Effective identification of duplicated content is inherent in processing large amounts of text documents, such as web pages, articles or contracts. Recently, our team has developed a solution exploiting contrastive learning techniques to find duplicated content among thousands of construction documents in a blink of an eye. The talk shares our experience and introduces into contrastive learning.
One of our clients is a company processing a tremendous amount of unstructured data collected from the Internet. They fetch construction-related articles to be the first to know about new opportunities and further share this information with construction firms. This way, they offer the most up-to-date information regarding the market, and their customers get immediate and high-quality news regarding bids that might be of interest to them.
As the company collects the information from different sources, some inconsistencies may appear in the collected data. The same construction investment might be expressed in varying words or slightly altered data fields depending on the data source. It's just like one asked two different persons to describe the same situation - probably each description would be somewhat different than the other.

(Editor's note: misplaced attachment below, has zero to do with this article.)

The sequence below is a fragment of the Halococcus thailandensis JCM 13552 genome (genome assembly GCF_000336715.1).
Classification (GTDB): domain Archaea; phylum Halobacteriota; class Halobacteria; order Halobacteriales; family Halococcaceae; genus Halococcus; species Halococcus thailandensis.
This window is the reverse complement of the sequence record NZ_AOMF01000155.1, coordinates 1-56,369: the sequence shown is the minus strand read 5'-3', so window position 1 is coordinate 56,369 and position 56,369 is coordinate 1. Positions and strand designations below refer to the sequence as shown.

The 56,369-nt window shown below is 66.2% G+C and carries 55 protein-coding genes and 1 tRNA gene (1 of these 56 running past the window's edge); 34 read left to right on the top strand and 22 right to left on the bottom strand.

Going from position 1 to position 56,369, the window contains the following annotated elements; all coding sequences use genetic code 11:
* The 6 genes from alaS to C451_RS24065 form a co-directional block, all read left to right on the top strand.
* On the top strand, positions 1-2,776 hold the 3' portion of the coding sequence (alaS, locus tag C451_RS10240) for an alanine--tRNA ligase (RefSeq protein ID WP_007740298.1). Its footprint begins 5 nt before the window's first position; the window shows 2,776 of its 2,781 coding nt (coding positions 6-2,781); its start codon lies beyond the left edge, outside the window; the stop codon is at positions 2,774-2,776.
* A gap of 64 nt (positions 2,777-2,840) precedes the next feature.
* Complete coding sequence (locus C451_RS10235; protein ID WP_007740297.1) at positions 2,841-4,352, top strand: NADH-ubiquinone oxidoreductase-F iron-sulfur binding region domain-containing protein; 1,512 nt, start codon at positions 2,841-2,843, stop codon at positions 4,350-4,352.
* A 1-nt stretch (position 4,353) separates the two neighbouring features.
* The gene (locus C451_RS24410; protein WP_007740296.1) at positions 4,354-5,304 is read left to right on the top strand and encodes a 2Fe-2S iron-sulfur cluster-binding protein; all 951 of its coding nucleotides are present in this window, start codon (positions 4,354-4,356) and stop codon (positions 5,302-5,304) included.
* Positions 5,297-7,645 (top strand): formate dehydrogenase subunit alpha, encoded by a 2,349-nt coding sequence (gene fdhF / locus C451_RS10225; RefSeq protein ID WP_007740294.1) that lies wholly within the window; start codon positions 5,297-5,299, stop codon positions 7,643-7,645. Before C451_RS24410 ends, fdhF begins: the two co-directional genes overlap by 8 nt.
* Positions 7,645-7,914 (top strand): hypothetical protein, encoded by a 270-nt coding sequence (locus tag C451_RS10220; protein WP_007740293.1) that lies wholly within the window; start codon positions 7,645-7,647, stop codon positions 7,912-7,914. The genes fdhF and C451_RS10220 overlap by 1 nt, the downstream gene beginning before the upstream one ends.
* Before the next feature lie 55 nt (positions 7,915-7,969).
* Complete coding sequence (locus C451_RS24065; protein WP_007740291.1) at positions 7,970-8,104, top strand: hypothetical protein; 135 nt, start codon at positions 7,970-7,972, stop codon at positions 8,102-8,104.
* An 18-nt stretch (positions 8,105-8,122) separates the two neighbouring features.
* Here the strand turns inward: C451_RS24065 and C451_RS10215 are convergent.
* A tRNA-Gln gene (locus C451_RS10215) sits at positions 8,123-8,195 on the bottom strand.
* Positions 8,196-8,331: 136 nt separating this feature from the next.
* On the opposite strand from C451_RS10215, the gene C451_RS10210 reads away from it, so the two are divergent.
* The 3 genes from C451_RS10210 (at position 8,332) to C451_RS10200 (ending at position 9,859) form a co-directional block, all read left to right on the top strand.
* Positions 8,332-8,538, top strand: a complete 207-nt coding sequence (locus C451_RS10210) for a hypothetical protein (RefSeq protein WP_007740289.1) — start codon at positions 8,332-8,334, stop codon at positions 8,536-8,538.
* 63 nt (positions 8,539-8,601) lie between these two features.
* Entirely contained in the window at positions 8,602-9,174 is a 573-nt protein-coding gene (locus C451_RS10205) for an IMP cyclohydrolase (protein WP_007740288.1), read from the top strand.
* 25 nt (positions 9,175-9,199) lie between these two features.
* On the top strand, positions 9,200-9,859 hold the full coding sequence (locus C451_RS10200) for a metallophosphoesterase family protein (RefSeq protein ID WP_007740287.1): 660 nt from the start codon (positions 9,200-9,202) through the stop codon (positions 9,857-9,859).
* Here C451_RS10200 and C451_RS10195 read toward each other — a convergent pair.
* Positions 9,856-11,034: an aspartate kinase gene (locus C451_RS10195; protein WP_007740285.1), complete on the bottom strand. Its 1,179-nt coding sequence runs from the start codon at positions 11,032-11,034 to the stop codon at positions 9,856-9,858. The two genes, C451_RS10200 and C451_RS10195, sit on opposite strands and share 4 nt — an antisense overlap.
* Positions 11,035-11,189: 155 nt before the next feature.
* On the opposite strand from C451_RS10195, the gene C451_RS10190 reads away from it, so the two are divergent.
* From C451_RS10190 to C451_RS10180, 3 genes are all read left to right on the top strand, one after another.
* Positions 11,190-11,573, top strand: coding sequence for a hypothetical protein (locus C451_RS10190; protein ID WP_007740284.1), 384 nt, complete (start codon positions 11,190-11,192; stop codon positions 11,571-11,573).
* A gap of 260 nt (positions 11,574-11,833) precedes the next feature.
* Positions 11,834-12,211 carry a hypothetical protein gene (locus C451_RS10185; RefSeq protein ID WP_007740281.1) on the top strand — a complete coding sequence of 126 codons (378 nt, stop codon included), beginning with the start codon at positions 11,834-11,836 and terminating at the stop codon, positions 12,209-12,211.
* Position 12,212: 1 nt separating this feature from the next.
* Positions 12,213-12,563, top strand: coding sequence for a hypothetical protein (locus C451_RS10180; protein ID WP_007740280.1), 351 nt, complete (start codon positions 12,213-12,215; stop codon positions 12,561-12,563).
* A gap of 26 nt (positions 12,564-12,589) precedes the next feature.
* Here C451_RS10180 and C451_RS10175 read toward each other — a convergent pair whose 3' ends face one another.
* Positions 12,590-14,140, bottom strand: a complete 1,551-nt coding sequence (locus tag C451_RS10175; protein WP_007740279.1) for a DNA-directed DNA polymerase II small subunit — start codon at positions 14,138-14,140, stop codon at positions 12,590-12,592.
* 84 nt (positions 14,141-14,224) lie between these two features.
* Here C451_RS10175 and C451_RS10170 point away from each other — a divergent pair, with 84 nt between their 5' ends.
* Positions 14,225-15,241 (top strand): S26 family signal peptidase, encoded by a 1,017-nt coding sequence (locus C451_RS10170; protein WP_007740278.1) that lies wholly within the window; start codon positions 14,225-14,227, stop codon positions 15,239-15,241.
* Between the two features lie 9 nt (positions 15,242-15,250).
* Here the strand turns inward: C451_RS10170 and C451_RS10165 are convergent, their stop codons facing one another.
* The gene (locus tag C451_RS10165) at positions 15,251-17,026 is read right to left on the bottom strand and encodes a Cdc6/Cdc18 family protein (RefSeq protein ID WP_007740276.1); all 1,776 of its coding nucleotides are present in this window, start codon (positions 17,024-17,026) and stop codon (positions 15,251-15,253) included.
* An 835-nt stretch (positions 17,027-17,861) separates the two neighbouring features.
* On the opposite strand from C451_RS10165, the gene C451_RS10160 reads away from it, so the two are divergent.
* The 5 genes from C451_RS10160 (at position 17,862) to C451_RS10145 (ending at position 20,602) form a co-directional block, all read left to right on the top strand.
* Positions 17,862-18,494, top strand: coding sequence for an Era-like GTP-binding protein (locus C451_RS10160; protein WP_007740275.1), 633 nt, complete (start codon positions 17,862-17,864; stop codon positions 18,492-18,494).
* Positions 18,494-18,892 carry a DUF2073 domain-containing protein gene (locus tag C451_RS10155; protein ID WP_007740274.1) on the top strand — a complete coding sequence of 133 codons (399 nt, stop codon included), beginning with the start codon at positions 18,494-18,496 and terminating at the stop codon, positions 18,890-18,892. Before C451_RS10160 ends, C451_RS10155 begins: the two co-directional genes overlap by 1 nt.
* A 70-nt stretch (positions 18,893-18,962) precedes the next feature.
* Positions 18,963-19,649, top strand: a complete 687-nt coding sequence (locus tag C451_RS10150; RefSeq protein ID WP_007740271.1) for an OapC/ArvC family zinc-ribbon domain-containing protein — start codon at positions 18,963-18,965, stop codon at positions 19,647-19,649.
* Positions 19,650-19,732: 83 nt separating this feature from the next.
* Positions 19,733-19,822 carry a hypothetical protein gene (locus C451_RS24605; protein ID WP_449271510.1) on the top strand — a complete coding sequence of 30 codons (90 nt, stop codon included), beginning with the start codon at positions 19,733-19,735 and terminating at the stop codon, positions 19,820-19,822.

In such circumstances, duplicates are expected. It means the same bid or project may appear multiple times in moderately different forms coming from other data sources. Therefore, there is a need for an efficient deduplication algorithm to ensure the high quality of the offered information. This talk explains how we built one by leveraging deep neural networks and contrastive learning. Moreover, it provides a gentle introduction into the concepts of contrastive techniques.